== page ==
Saddled with a drastically reduced county sales tax allotment, the village of Liverpool is girding for possible budget cuts as it prepares its 2011-2012 spending plan.
Mayor Gary White has called a special pre-budget meeting for 7 p.m. Monday Jan. 31 to alert residents about the seriousness of the situation
"I encourage the public to attend this pre-budget session to learn more about how the county's sales tax decision affects us," White said.
The village's current budget is $2.7 million, and $550,000 of that came from its share of the 4 percent county sales tax. Last May 4, the Onondaga County Legislature voted unanimously to retain a larger share of the $280 million it collects in sales tax annually.
The village's yearly allotment was slashed by two-thirds, to $281,000. The new revenue-sharing agreement will last for a decade.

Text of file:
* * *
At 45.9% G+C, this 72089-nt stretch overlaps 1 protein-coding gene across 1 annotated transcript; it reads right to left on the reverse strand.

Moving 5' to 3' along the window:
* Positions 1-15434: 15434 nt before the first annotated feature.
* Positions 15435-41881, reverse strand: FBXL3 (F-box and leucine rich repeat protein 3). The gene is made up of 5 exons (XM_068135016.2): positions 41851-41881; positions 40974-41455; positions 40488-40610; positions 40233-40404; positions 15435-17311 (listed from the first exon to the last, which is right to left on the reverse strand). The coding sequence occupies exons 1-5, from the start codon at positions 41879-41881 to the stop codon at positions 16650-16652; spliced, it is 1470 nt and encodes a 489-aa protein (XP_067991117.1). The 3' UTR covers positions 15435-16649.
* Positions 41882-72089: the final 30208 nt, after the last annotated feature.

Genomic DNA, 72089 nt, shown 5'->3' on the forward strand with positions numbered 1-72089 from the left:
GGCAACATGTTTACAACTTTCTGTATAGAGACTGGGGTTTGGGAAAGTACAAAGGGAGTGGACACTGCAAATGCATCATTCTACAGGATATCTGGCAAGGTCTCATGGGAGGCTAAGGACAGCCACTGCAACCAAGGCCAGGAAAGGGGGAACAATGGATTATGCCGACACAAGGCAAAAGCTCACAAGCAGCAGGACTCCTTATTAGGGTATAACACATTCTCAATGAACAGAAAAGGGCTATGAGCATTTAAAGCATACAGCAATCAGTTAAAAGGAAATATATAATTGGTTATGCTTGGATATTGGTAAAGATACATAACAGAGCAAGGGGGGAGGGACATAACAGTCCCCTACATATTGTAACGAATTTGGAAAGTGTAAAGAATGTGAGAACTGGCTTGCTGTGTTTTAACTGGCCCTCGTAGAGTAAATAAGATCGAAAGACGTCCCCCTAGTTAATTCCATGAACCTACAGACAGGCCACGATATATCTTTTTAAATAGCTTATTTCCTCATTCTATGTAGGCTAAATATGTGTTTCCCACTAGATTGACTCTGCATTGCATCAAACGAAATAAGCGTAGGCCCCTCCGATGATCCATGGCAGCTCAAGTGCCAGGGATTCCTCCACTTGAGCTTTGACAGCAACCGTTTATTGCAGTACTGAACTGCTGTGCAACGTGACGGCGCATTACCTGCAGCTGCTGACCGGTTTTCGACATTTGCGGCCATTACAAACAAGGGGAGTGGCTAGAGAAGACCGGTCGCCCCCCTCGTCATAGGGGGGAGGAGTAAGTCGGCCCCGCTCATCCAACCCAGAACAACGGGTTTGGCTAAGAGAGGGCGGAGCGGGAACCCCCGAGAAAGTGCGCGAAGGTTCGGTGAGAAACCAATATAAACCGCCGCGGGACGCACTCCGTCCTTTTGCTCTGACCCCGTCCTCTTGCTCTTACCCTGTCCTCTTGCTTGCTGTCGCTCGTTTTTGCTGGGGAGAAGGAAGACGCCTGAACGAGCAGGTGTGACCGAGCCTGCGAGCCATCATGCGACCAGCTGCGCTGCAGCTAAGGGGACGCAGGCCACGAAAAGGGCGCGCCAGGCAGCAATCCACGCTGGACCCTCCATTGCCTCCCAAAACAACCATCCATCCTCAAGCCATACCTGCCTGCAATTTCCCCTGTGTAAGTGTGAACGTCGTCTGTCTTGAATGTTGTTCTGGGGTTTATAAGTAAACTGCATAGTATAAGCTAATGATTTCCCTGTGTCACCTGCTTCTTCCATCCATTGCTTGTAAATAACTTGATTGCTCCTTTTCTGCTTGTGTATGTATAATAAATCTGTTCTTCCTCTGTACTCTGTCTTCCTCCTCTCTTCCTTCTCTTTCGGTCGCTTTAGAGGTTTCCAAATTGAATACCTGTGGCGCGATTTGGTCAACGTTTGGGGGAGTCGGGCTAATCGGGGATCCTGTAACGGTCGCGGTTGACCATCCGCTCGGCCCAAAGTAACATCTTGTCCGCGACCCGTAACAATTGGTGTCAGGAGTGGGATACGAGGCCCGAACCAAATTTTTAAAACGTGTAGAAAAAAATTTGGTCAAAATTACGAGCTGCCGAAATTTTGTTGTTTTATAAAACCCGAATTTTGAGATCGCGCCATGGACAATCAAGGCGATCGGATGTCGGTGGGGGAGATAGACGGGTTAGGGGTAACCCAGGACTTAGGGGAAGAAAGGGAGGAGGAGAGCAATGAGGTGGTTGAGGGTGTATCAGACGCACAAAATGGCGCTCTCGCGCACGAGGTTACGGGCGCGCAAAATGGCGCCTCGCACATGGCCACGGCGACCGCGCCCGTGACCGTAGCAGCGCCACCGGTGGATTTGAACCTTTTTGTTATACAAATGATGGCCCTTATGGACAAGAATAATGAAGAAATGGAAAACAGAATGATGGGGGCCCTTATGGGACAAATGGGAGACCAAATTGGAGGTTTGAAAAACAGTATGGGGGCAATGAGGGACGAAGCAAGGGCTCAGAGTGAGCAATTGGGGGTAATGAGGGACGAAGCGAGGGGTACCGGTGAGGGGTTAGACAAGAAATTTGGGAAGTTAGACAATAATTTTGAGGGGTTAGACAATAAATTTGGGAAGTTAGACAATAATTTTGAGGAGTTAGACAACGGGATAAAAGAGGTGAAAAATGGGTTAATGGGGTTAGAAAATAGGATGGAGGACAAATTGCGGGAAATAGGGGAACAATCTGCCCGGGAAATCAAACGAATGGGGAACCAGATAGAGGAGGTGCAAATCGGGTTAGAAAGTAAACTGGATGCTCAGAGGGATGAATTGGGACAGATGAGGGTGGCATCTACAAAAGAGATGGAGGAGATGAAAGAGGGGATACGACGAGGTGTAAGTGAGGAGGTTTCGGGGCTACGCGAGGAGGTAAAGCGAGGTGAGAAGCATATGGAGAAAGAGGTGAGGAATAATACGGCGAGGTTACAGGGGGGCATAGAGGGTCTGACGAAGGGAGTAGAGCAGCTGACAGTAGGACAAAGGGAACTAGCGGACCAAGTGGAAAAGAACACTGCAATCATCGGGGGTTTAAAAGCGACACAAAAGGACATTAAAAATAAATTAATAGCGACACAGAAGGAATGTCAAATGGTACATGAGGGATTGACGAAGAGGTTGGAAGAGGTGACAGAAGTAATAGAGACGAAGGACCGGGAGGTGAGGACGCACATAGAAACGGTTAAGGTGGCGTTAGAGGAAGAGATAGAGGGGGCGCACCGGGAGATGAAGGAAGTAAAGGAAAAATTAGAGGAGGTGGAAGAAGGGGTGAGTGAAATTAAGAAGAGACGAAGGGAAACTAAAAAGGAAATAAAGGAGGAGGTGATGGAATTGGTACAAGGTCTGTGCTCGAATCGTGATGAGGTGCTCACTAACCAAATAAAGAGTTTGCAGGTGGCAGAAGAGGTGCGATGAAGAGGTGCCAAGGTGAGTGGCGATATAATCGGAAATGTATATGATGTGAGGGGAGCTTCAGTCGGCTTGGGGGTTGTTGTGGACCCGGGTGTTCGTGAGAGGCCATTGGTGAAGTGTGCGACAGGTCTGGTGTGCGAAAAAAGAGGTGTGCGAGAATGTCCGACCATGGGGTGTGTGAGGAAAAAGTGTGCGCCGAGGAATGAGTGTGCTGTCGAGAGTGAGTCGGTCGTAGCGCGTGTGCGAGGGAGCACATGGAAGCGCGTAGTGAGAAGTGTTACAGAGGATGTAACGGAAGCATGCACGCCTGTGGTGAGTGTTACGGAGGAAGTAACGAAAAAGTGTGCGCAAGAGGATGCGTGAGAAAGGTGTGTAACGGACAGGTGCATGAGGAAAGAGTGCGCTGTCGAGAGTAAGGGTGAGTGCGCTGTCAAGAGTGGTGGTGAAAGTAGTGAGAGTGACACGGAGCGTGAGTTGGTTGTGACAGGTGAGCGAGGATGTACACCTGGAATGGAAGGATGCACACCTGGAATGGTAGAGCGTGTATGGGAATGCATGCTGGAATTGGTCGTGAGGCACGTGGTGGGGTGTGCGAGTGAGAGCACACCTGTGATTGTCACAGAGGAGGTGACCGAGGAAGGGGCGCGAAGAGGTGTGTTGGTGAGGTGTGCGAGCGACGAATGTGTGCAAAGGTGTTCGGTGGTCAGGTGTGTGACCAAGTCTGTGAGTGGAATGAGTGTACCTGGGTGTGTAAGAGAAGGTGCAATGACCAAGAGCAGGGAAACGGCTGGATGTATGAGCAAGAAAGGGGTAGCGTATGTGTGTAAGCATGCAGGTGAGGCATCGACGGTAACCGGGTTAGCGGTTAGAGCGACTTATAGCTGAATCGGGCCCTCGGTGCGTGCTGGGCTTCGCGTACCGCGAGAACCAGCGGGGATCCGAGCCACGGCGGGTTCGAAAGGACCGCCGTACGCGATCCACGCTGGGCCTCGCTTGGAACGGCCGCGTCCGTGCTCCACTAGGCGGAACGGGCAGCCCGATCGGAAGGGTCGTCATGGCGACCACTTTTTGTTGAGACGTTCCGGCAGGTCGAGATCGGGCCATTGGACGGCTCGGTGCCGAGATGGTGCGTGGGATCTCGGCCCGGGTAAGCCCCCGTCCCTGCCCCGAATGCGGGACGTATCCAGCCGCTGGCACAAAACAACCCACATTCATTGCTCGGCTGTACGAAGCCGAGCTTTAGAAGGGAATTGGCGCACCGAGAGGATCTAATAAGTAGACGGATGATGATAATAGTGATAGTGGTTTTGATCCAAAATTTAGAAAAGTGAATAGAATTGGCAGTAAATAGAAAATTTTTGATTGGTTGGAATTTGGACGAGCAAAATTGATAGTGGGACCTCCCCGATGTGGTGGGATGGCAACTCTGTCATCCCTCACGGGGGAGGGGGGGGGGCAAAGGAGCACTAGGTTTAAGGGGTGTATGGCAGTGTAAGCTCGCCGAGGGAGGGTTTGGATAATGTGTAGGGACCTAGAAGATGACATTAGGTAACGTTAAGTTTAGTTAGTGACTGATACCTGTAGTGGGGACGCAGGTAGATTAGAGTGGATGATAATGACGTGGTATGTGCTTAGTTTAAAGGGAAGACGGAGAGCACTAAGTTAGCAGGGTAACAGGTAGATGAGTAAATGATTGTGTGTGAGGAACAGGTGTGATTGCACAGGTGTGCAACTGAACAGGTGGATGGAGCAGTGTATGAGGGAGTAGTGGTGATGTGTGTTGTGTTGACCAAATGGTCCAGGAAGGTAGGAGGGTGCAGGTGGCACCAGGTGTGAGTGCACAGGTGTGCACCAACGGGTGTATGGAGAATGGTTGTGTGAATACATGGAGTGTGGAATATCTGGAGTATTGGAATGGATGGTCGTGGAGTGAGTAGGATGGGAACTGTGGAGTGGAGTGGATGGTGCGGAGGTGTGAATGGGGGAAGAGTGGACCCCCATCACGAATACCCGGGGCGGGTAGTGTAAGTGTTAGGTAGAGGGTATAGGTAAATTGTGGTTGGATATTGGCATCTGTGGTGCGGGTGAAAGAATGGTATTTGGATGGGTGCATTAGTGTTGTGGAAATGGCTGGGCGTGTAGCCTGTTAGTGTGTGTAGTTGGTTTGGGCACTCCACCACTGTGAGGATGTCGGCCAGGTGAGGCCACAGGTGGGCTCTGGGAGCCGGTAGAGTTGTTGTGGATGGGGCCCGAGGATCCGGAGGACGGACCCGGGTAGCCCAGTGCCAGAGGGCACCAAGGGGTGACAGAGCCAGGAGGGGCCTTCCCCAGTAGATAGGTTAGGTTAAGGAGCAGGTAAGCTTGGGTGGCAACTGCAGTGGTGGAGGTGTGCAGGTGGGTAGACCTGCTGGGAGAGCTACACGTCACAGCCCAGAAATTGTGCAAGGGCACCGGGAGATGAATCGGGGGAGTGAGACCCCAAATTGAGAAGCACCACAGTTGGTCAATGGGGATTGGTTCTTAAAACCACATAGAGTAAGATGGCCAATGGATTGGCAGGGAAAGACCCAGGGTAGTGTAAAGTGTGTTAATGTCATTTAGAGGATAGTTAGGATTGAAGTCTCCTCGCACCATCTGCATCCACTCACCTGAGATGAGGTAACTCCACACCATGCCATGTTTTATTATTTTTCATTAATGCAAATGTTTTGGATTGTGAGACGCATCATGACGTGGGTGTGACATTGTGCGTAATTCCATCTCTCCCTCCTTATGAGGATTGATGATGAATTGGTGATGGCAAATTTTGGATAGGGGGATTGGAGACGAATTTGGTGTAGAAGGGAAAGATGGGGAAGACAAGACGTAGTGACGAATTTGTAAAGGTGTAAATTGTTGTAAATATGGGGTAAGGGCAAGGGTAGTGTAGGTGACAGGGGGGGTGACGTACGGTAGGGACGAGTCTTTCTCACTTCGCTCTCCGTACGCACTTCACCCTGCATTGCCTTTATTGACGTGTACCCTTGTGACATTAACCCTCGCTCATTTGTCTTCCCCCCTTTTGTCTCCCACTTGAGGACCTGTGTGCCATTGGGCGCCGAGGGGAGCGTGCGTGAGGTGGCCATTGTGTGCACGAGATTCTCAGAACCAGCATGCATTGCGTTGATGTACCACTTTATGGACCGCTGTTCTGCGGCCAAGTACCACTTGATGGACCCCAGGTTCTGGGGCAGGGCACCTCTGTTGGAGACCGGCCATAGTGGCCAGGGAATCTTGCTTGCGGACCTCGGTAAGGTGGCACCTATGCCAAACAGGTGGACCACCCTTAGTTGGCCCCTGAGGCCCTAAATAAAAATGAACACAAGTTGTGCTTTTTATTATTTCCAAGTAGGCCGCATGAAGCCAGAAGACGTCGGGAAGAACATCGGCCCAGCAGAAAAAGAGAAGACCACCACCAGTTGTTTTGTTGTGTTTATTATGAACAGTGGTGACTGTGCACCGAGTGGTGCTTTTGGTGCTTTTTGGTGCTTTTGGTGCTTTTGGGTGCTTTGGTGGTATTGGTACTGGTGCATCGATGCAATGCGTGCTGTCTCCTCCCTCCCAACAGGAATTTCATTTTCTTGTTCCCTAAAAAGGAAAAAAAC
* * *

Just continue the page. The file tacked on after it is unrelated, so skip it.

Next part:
At the Jan. 17 village board meeting White reported that he'd received a letter from Onondaga County Chief Financial Officer James Rowley confirming that Liverpool's application for its reduced share of sales tax revenue had been received and approved.
Last November, mayors from the county's 15 villages had been shocked to learn that they must apply for the money to show that it would be spent on "infrastructure projects" that had to be personally approved by County Executive Joanie Mahoney.
Negotiations with Rowley resulted in a revised agreement which allows villages to spend the money on road maintenance, repairs and public-works projects.
While the mayors welcomed that concession on the county's part, the budget shortfall remains a serious issue for towns and villages which provide services such as police, DPW, codes enforcement and local justice courts.
White hopes residents will indicate which services are most important to them at Monday's meeting. Trustee Nick Kochan, Liverpool's deputy mayor, said the village faces "some very hard choices."